Some People Leave Gas Ovens on Overnight

The next issue is that, even on normal days, gas ovens will emit some carbon monoxide. As it happens, if there’s only a little bit of CO emitted, then this can be vented outside through cracks in the doors and through established vents.

However, if the oven is left on for long periods of time, and there is no adequate ventilation, then it’s more likely that a deadly concentration of CO will build up.

Your House will be Well Sealed if It’s Cold

If it’s cold outside, you’ve likely taken steps to preserve heat. While this means your home won’t get as cold, it also means that you’re less likely to filter out any CO that might be building up.

As we said earlier, some appliances will emit a small amount of CO. This amount is usually so small that it won’t even be detected by a CO alarm. However, when the house is completely sealed, this small amount of CO can suddenly turn into a dangerous amount.

This is why it’s so important to ensure that you have a working CO alarm in your home. Check the batteries and make sure you’re all set. If the CO begins to build up to a dangerous level, then the alarm should let you know.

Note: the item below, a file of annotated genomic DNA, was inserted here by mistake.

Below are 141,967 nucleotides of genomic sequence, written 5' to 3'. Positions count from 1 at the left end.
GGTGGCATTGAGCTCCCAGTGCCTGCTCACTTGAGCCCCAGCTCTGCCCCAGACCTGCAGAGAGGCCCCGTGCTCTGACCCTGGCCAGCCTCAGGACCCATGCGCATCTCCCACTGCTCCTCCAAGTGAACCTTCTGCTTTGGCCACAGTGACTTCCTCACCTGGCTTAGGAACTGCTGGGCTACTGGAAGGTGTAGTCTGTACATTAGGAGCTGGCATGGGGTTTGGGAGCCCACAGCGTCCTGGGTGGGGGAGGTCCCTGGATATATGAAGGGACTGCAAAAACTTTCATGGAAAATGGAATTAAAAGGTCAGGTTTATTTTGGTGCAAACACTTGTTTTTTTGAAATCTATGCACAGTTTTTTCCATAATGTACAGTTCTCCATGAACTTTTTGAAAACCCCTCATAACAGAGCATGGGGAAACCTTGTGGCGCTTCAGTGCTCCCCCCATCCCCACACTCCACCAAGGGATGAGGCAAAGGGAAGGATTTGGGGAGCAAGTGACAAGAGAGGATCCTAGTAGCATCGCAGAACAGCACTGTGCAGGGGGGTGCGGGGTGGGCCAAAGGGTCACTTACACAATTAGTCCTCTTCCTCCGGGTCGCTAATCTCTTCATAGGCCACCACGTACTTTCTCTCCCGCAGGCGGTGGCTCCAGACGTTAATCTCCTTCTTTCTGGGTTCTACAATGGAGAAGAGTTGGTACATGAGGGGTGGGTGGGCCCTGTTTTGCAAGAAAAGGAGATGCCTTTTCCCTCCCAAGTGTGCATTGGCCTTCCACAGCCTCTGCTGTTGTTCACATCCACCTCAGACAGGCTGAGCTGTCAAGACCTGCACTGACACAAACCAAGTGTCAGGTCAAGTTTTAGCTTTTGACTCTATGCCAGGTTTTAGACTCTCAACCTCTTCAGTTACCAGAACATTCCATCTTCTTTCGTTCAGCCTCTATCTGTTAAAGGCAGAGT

Now, let’s explore a few more reasons why it’s not advised to use a gas oven to heat a house.

Cost of Using Gas Oven To Heat a House

Using a gas oven to heat a home is inefficient, and if you were to make this a habit, you will likely see your energy bill rise.

The fact is that an oven was built for a job: cooking and baking food. When you try to push the oven to do something it wasn’t designed to do, you will end up using way more energy than you might have otherwise.

Ovens are not designed to heat your home and doing so could lead to huge increases in your energy bill.

Aside from the cost, there are many other dangers that come from using an oven to heat your house. Let’s talk about them.

Burns from Using Ovens to Heat a House

If you’re trying to heat your house with a gas oven, then it’s likely that you’re leaving the oven open and hoping that the heat will radiate throughout your home. However, there’s a big problem here – the open oven.

Unlike a fireplace or a heat vent – where the heat is controlled – leaving your oven open can present a serious burn risk.

If you have any small children or pets in the home, they may wander into the kitchen and accidentally contact with or fall upon the open stove. Further, it can be very easy for someone to accidentally touch a part of the open oven and burn themselves.

Simply put, ovens should not be left open and unattended. There’s a reason that you close the door when you use an oven – that’s the only way to control the heat.

Fires from Using Gas Oven to Heat Up House